Clinton calls for preschool for all
Her position could have bipartisan appeal, but it’s not backed by all experts.
ROCHESTER, N.H. — Hillary Rodham Clinton put early childhood education at the front of her agenda Monday, pledging that as president she would work to make preschool available and affordable for every American child.
Clinton, who started her career as an advocate for the Children’s Defense Fund, has long lobbied for expanding the availability of child care and preschool. At a daycare center here, she outlined proposals, including a substantial boost in federal spending to help cover the cost of schooling for 4-yearolds from low-income families.
In backing expanded preschool, Clinton is advocating a policy that is popular with liberal Democrats even though some experts warn that the benefits have been oversold. President Obama rolled out a similar proposal in 2013, and Clinton said she would build on that plan if voters sent her to the White House.
“It’s time we realize once and for all that investing in our children is one of the best investments our country can make,” Clinton said, according to a transcript of her remarks released by the campaign. The event was partially closed to reporters.
In addition to its attraction to the liberal voters Clinton is wooing in the Democratic primaries, expanding preschool potentially has bipartisan appeal. Many states that have taken the lead in funding universal preschool have Republican governors, with Oklahoma being one of the most cited nationally.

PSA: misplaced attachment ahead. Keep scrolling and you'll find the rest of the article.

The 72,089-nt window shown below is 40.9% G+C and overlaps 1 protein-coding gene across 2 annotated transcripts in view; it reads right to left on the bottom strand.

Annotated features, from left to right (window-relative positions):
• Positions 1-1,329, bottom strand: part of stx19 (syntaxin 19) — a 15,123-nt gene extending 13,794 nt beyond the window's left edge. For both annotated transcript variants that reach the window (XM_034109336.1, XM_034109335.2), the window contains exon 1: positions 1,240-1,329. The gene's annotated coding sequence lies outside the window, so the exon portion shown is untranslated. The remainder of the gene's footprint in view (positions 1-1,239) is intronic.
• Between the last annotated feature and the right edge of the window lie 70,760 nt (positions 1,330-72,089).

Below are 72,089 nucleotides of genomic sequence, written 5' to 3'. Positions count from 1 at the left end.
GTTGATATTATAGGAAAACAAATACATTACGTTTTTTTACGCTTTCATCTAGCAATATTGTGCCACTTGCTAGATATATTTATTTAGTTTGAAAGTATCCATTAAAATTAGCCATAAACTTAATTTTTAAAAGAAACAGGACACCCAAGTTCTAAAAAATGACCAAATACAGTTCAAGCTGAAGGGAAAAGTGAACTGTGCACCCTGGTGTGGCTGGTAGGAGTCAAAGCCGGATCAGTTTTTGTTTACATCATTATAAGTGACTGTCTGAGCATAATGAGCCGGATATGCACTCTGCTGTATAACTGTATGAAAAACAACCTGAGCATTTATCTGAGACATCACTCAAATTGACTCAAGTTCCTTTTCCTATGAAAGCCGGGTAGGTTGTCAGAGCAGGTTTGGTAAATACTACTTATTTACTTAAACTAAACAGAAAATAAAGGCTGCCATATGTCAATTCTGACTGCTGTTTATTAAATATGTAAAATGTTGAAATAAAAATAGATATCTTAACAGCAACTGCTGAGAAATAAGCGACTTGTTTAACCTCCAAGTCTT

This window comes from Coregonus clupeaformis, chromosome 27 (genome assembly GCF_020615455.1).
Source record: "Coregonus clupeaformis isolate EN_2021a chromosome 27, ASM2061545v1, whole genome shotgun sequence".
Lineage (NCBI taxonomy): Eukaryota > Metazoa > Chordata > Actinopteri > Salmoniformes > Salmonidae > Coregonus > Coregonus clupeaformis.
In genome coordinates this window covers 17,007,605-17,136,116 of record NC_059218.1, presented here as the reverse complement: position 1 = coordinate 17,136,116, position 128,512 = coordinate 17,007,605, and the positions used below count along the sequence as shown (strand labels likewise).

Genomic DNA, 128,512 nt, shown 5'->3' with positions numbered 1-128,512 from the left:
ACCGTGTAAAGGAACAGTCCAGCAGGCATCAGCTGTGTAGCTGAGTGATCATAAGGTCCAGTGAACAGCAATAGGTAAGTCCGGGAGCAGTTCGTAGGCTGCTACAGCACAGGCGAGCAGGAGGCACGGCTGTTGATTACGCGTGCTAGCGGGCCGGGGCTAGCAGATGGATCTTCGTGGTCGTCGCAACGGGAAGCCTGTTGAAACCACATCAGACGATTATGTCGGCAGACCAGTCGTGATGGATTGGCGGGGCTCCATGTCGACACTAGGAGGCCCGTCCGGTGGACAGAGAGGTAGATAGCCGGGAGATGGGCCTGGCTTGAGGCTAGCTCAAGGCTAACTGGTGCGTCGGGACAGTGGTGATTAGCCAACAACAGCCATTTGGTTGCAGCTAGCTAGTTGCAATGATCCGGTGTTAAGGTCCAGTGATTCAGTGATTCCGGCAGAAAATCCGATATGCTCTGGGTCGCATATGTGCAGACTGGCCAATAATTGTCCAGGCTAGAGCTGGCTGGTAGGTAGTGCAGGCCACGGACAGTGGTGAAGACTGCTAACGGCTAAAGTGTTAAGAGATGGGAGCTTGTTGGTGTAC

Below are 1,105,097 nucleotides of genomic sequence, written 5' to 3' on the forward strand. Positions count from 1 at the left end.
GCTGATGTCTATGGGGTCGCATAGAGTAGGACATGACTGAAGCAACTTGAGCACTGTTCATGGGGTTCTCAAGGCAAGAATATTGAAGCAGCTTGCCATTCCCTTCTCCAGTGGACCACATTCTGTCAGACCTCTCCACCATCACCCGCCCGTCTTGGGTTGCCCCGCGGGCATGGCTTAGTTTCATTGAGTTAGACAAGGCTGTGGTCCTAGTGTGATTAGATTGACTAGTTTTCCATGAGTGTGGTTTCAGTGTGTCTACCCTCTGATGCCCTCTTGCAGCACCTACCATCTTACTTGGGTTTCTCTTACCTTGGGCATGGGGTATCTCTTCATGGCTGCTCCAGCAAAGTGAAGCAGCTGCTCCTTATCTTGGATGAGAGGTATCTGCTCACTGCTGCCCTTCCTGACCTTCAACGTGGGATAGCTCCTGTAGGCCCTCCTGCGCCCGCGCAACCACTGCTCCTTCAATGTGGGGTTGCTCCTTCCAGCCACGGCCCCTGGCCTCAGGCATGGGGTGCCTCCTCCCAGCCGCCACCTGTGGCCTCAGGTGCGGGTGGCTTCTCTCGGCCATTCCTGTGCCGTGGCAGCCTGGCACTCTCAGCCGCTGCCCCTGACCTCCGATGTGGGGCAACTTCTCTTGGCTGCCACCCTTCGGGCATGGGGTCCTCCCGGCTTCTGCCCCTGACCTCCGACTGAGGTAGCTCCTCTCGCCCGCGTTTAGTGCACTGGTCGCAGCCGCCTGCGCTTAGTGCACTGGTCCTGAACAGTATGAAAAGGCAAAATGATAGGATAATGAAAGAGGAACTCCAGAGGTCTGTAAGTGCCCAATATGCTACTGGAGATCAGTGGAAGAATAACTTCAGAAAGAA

That state is “about as red a state as you can get,” Clinton said. “But they have figured it out, the government and business leaders and families … that this is a smart investment for them.”
As she praised GOP governors who have expanded such programs, Clinton took a swipe at congressional Republicans who have defeated proposals for expanding federal support.
“Their budget puts at risk one of the most effective investments for our youngest children, Early Head Start,” she said.
Experts are divided on how much such programs really give children a lasting jump-start in learning. Obama’s claim, for example, that every dollar spent on highquality early education would “save more than $7 later on” was dismissed by Russ Whitehurst, director of the Brown Center for Education Policy at Washington’s Brookings Institution.
During a congressional hearing last year, Whitehurst advised lawmakers when they hear that number to “swallow with a grain of salt, or not at all.”
Whitehurst, a former Head Start official who generally supports preschool, said in a blog post that supporters of the Obama program, “including some academics who are way out in front of what the evidence says and know it, have turned a blind eye to the mixed and conf licting nature of research findings on the impact of pre-K for 4-year-olds.”